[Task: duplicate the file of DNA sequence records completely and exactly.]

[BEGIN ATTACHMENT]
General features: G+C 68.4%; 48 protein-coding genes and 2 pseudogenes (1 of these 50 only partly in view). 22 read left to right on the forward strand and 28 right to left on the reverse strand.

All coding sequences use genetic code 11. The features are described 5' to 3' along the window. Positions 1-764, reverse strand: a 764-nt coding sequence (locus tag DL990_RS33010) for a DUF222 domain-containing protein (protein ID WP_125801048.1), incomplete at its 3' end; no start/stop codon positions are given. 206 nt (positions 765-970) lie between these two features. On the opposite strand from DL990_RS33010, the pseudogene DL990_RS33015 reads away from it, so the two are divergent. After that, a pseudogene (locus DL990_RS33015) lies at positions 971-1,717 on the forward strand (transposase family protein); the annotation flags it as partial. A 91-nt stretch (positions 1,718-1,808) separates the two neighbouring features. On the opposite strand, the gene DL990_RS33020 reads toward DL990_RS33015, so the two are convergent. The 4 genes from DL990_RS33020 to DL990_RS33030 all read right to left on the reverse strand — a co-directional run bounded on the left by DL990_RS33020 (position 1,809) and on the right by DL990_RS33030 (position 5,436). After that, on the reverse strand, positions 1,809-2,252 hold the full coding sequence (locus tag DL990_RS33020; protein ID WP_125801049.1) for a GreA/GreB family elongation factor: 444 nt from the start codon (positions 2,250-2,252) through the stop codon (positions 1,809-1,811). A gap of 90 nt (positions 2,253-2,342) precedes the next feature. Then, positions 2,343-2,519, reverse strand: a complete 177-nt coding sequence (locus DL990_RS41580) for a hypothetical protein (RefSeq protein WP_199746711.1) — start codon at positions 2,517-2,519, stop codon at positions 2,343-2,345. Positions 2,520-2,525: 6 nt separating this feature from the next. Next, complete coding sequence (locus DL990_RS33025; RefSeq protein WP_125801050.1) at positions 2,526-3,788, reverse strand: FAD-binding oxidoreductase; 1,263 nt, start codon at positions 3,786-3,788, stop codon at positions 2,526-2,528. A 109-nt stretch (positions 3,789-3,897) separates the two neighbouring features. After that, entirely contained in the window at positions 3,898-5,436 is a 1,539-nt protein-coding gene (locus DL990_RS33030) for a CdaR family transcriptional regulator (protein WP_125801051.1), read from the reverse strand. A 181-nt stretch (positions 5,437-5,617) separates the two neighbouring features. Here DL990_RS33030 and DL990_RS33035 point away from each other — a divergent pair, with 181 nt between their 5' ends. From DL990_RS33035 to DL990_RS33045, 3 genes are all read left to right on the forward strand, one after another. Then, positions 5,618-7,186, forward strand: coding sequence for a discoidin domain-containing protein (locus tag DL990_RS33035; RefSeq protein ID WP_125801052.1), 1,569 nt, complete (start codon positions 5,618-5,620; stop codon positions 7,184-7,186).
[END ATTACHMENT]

General features: G+C 68.4%; 48 protein-coding genes and 2 pseudogenes (1 of these 50 only partly in view). 22 read left to right on the forward strand and 28 right to left on the reverse strand.

All coding sequences use genetic code 11. The features are described 5' to 3' along the window. Positions 1-764, reverse strand: a 764-nt coding sequence (locus tag DL990_RS33010) for a DUF222 domain-containing protein (protein ID WP_125801048.1), incomplete at its 3' end; no start/stop codon positions are given. 206 nt (positions 765-970) lie between these two features. On the opposite strand from DL990_RS33010, the pseudogene DL990_RS33015 reads away from it, so the two are divergent. After that, a pseudogene (locus DL990_RS33015) lies at positions 971-1,717 on the forward strand (transposase family protein); the annotation flags it as partial. A 91-nt stretch (positions 1,718-1,808) separates the two neighbouring features. On the opposite strand, the gene DL990_RS33020 reads toward DL990_RS33015, so the two are convergent. The 4 genes from DL990_RS33020 to DL990_RS33030 all read right to left on the reverse strand — a co-directional run bounded on the left by DL990_RS33020 (position 1,809) and on the right by DL990_RS33030 (position 5,436). After that, on the reverse strand, positions 1,809-2,252 hold the full coding sequence (locus tag DL990_RS33020; protein ID WP_125801049.1) for a GreA/GreB family elongation factor: 444 nt from the start codon (positions 2,250-2,252) through the stop codon (positions 1,809-1,811). A gap of 90 nt (positions 2,253-2,342) precedes the next feature. Then, positions 2,343-2,519, reverse strand: a complete 177-nt coding sequence (locus DL990_RS41580) for a hypothetical protein (RefSeq protein WP_199746711.1) — start codon at positions 2,517-2,519, stop codon at positions 2,343-2,345. Positions 2,520-2,525: 6 nt separating this feature from the next. Next, complete coding sequence (locus DL990_RS33025; RefSeq protein WP_125801050.1) at positions 2,526-3,788, reverse strand: FAD-binding oxidoreductase; 1,263 nt, start codon at positions 3,786-3,788, stop codon at positions 2,526-2,528. A 109-nt stretch (positions 3,789-3,897) separates the two neighbouring features. After that, entirely contained in the window at positions 3,898-5,436 is a 1,539-nt protein-coding gene (locus DL990_RS33030) for a CdaR family transcriptional regulator (protein WP_125801051.1), read from the reverse strand. A 181-nt stretch (positions 5,437-5,617) separates the two neighbouring features. Here DL990_RS33030 and DL990_RS33035 point away from each other — a divergent pair, with 181 nt between their 5' ends. From DL990_RS33035 to DL990_RS33045, 3 genes are all read left to right on the forward strand, one after another. Then, positions 5,618-7,186, forward strand: coding sequence for a discoidin domain-containing protein (locus tag DL990_RS33035; RefSeq protein ID WP_125801052.1), 1,569 nt, complete (start codon positions 5,618-5,620; stop codon positions 7,184-7,186).